In August 2014, Lodzinski was arrested in Florida where she was by then living, and charged with murder and was was subsequently convicted.
Justice Barry T. Albin, who had strongly dissented in the court’s May decision, said the “sustaining of the conviction in this case on such a paucity of evidence has no parallel in this state.” Arguing that the court could not “rationally justify the murder conviction of Michelle Lodzinski” with a verdict resting on speculation, he was joined in his dissent by Justices Jaynee LaVecchia and Fabiana Pierre-Louis.
Rabner, the chief justice, had recused himself for reasons he has never disclosed — although it was no secret that he had been with the U.S. Attorney’s office at the time of the boy’s disappearance when federal authorities were briefly involved in the investigation. But the split among the other six justices meant an earlier appellate ruling rejecting Lodzinski’s appeal would hold.
Yet weeks ago, the Supreme Court agreed to a rarely granted reconsideration request by Krovatin to re-hear the case, with the addition of Fuentes from the Appellate Division to serve as a tie-breaker.
In the court’s ruling in October, Justices Anne M. Patterson, Faustino J. Fernandez-Vina and Lee A. Solomon, who upheld the conviction, were outspoken in their opposition to take a new look at the case. They wrote that Lodzinski had achieved a remedy “that appears to be unprecedented,” viewing the decision as unauthorized by established court rules.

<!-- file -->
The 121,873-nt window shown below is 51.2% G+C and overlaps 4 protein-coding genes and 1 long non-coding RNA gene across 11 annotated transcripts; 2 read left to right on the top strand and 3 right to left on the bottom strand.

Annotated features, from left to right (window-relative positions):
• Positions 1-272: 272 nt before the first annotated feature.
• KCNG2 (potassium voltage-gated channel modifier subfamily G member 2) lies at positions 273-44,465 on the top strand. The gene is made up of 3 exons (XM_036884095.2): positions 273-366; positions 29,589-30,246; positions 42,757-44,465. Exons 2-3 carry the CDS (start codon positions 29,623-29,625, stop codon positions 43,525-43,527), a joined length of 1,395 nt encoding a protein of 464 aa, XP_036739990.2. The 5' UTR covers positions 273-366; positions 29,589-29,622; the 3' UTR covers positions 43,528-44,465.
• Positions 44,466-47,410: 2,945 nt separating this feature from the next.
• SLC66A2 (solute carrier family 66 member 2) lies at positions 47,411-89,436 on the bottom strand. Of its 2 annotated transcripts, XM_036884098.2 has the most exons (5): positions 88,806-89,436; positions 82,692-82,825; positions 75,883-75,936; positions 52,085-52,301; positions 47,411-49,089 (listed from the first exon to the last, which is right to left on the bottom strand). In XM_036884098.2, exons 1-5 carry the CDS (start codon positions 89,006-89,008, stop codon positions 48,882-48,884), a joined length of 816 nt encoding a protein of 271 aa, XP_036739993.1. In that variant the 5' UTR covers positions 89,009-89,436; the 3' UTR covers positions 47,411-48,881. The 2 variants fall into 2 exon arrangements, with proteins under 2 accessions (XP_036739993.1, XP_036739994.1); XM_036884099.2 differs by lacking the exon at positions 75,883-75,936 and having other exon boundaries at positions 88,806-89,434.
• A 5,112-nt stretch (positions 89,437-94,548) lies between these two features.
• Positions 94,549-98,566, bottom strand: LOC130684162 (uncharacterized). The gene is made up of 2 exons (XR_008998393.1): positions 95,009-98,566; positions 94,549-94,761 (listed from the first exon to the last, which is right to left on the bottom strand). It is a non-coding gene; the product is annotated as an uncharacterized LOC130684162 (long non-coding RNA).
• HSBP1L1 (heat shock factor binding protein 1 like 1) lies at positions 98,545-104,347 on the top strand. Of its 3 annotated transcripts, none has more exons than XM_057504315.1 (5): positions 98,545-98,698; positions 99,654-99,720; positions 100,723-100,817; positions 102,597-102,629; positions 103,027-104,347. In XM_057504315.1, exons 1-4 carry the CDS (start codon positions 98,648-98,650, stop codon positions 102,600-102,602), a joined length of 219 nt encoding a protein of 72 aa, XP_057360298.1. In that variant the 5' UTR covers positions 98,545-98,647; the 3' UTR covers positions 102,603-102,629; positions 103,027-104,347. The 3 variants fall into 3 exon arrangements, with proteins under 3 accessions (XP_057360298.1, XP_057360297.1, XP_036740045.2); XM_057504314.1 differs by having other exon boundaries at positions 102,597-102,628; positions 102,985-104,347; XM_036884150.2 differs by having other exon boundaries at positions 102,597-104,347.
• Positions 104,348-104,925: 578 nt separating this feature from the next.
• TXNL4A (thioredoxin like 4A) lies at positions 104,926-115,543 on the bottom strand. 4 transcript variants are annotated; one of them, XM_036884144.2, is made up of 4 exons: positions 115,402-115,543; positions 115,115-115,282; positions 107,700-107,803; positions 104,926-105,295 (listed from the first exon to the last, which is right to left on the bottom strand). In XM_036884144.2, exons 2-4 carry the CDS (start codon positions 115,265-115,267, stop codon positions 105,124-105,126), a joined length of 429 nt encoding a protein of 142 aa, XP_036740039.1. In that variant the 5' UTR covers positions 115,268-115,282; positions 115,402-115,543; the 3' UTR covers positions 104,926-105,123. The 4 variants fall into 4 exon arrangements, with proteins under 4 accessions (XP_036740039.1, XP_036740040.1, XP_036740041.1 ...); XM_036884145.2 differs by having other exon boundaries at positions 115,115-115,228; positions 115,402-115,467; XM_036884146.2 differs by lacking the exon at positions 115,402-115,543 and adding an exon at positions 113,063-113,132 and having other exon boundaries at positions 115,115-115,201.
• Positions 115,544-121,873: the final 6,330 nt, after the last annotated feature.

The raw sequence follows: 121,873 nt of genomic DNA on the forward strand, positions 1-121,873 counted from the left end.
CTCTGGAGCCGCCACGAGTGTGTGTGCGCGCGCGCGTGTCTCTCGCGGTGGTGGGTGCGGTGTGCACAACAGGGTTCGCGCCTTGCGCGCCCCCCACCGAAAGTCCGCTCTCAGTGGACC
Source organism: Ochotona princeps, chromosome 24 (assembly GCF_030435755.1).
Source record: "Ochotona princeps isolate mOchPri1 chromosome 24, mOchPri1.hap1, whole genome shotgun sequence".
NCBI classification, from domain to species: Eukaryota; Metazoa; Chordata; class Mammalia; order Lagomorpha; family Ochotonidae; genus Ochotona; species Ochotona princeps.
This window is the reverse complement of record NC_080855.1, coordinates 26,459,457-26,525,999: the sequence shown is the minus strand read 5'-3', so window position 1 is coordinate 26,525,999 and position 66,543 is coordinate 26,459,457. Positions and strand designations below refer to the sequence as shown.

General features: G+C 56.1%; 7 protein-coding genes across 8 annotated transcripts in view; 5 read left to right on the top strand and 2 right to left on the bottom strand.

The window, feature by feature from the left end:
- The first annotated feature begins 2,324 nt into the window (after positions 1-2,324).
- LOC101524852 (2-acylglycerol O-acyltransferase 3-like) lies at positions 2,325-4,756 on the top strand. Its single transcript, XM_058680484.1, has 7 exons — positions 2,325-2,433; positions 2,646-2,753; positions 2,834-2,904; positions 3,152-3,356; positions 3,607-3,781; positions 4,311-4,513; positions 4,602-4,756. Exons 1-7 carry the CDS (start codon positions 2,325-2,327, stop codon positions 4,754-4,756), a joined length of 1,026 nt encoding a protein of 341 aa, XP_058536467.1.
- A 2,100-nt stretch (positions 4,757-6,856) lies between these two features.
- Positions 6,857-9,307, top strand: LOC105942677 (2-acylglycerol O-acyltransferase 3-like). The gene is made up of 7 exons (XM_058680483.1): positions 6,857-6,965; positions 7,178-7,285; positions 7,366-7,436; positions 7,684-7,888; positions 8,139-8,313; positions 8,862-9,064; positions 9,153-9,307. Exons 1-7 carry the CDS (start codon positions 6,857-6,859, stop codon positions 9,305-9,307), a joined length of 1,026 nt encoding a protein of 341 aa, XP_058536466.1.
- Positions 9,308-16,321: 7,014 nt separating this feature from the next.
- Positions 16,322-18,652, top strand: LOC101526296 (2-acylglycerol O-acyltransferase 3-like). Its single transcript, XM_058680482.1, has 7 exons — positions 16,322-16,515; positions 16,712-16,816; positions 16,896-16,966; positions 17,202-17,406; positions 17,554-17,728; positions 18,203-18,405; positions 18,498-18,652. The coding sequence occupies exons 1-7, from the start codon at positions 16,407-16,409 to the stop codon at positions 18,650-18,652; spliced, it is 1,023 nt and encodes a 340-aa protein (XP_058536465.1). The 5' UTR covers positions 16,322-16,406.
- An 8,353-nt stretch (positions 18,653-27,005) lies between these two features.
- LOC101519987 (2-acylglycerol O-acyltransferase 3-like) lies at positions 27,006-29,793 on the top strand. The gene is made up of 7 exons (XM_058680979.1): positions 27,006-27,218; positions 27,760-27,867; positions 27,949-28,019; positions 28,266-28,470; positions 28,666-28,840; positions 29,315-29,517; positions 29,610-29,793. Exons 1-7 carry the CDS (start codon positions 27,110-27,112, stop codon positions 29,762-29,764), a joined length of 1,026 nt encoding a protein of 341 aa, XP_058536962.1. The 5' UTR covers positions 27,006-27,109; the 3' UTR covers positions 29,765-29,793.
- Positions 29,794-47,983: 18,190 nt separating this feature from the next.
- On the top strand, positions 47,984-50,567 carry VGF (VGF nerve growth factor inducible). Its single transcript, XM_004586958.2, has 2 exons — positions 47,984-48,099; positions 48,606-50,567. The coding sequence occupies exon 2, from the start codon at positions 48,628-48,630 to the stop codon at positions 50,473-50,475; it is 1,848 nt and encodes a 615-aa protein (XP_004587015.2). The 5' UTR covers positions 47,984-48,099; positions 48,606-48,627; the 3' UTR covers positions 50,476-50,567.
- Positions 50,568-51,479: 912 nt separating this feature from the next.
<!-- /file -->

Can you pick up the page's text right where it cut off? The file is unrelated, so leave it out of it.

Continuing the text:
During the hearing on Monday, Justices Patterson, Fernandez-Vina and Solomon gave little indication that they had changed their thinking on the case in any way. In questioning Krovatin, Patterson noted that Timmy’s skull and two leg bones were discovered only four-tenths of a mile from Lodzinski’s former workplace in the Raritan Center and asked why it was not reasonable for a jury to conclude that she was responsible.
Fernandez-Vina also pointed out in his questioning that Lodzinski did not initially tell police she had worked at Raritan Center and asked why she tried to divert attention away from where the body was discovered.
Solomon appeared to reject the defense arguments out of hand. “Twelve people concluded beyond a reasonable doubt that she murdered her child,” the justice said. “Now you want us to look at that and say ‘no, no, no,’ that’s not reasonable?”
Much of the discussion centered around Lodzinski’s alleged motive. Piderit, in her arguments before the court, said until the weekend of Timmy’s disappearance, his mother had attended to his needs. But she said the case before the jury showed that Lodzinski’s job had been on the line, school was ending, she had lost her child care and that “everything was falling apart” for the young mother.
“So she got rid of Timmy,” she said.
Albin said the evidence presented by the prosecutors was used to draw a portrait of a stereotypical single struggling mother.
“There’s nothing else there,” he said. “That’s evidence of motive to murder a child?”
The prosecutor said Lodzinski’s own misstatements, the blanket and her motivation all weaved together to point to her guilt.
Krovatin, noting that there was no forensic evidence — no DNA — to show the blanket had ever been in Lodzinski’s apartment, said there was never any evidence presented to allow a jury to reach the conclusion that Timmy was murdered by his mother.
The justices set no schedule for when an opinion in the case might be delivered.
Lodzinski is currently serving a 30-year prison sentence at the Edna Mahan Correctional Facility in Hunterdon County, with no chance of parole.